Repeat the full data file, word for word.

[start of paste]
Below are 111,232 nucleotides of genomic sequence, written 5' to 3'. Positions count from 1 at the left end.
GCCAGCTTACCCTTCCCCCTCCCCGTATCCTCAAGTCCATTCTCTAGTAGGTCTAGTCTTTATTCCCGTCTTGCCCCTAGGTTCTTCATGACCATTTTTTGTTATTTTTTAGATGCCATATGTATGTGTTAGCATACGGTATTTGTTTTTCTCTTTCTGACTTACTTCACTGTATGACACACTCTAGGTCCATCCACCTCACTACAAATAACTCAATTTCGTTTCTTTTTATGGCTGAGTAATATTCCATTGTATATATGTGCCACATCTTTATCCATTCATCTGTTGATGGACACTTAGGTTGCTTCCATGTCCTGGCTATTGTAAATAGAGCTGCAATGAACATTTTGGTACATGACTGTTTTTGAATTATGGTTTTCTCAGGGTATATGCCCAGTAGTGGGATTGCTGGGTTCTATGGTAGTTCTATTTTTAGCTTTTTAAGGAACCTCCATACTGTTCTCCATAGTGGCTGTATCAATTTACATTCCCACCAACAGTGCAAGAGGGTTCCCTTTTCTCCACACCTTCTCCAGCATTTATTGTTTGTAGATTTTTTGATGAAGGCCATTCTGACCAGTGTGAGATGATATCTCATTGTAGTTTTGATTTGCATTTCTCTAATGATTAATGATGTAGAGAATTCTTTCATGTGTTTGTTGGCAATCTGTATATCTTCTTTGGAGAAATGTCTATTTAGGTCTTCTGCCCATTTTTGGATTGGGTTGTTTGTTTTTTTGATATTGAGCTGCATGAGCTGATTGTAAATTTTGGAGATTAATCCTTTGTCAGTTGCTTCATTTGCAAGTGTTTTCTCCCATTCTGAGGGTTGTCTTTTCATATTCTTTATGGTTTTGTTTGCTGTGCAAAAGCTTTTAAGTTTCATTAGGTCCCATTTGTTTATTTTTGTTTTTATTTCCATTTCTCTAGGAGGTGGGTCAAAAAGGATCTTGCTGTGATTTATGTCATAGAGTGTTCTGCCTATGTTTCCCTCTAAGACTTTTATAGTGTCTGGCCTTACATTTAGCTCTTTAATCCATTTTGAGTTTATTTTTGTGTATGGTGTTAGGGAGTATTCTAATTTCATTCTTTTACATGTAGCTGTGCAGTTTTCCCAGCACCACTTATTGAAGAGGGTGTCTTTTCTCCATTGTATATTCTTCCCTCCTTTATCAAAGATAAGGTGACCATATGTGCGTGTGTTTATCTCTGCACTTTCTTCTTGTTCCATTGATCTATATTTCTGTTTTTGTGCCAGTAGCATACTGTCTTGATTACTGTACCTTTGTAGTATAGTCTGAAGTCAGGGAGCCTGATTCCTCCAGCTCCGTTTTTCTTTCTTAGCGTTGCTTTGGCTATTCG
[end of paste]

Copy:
Below are 111,232 nucleotides of genomic sequence, written 5' to 3'. Positions count from 1 at the left end.
GCCAGCTTACCCTTCCCCCTCCCCGTATCCTCAAGTCCATTCTCTAGTAGGTCTAGTCTTTATTCCCGTCTTGCCCCTAGGTTCTTCATGACCATTTTTTGTTATTTTTTAGATGCCATATGTATGTGTTAGCATACGGTATTTGTTTTTCTCTTTCTGACTTACTTCACTGTATGACACACTCTAGGTCCATCCACCTCACTACAAATAACTCAATTTCGTTTCTTTTTATGGCTGAGTAATATTCCATTGTATATATGTGCCACATCTTTATCCATTCATCTGTTGATGGACACTTAGGTTGCTTCCATGTCCTGGCTATTGTAAATAGAGCTGCAATGAACATTTTGGTACATGACTGTTTTTGAATTATGGTTTTCTCAGGGTATATGCCCAGTAGTGGGATTGCTGGGTTCTATGGTAGTTCTATTTTTAGCTTTTTAAGGAACCTCCATACTGTTCTCCATAGTGGCTGTATCAATTTACATTCCCACCAACAGTGCAAGAGGGTTCCCTTTTCTCCACACCTTCTCCAGCATTTATTGTTTGTAGATTTTTTGATGAAGGCCATTCTGACCAGTGTGAGATGATATCTCATTGTAGTTTTGATTTGCATTTCTCTAATGATTAATGATGTAGAGAATTCTTTCATGTGTTTGTTGGCAATCTGTATATCTTCTTTGGAGAAATGTCTATTTAGGTCTTCTGCCCATTTTTGGATTGGGTTGTTTGTTTTTTTGATATTGAGCTGCATGAGCTGATTGTAAATTTTGGAGATTAATCCTTTGTCAGTTGCTTCATTTGCAAGTGTTTTCTCCCATTCTGAGGGTTGTCTTTTCATATTCTTTATGGTTTTGTTTGCTGTGCAAAAGCTTTTAAGTTTCATTAGGTCCCATTTGTTTATTTTTGTTTTTATTTCCATTTCTCTAGGAGGTGGGTCAAAAAGGATCTTGCTGTGATTTATGTCATAGAGTGTTCTGCCTATGTTTCCCTCTAAGACTTTTATAGTGTCTGGCCTTACATTTAGCTCTTTAATCCATTTTGAGTTTATTTTTGTGTATGGTGTTAGGGAGTATTCTAATTTCATTCTTTTACATGTAGCTGTGCAGTTTTCCCAGCACCACTTATTGAAGAGGGTGTCTTTTCTCCATTGTATATTCTTCCCTCCTTTATCAAAGATAAGGTGACCATATGTGCGTGTGTTTATCTCTGCACTTTCTTCTTGTTCCATTGATCTATATTTCTGTTTTTGTGCCAGTAGCATACTGTCTTGATTACTGTACCTTTGTAGTATAGTCTGAAGTCAGGGAGCCTGATTCCTCCAGCTCCGTTTTTCTTTCTTAGCGTTGCTTTGGCTATTCG